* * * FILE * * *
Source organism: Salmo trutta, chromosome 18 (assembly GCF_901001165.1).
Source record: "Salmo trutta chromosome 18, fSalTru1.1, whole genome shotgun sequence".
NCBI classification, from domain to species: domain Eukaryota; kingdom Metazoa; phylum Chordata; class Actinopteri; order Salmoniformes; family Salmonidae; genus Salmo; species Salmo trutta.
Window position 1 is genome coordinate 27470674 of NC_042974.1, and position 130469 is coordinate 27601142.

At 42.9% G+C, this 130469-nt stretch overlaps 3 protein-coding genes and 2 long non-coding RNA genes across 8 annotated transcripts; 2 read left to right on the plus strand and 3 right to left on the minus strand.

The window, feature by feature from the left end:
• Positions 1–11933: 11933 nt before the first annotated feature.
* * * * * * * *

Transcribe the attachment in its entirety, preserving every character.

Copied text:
Source organism: Salmo trutta, chromosome 18 (assembly GCF_901001165.1).
Source record: "Salmo trutta chromosome 18, fSalTru1.1, whole genome shotgun sequence".
NCBI classification, from domain to species: domain Eukaryota; kingdom Metazoa; phylum Chordata; class Actinopteri; order Salmoniformes; family Salmonidae; genus Salmo; species Salmo trutta.
Window position 1 is genome coordinate 27470674 of NC_042974.1, and position 130469 is coordinate 27601142.

At 42.9% G+C, this 130469-nt stretch overlaps 3 protein-coding genes and 2 long non-coding RNA genes across 8 annotated transcripts; 2 read left to right on the plus strand and 3 right to left on the minus strand.

The window, feature by feature from the left end:
• Positions 1–11933: 11933 nt before the first annotated feature.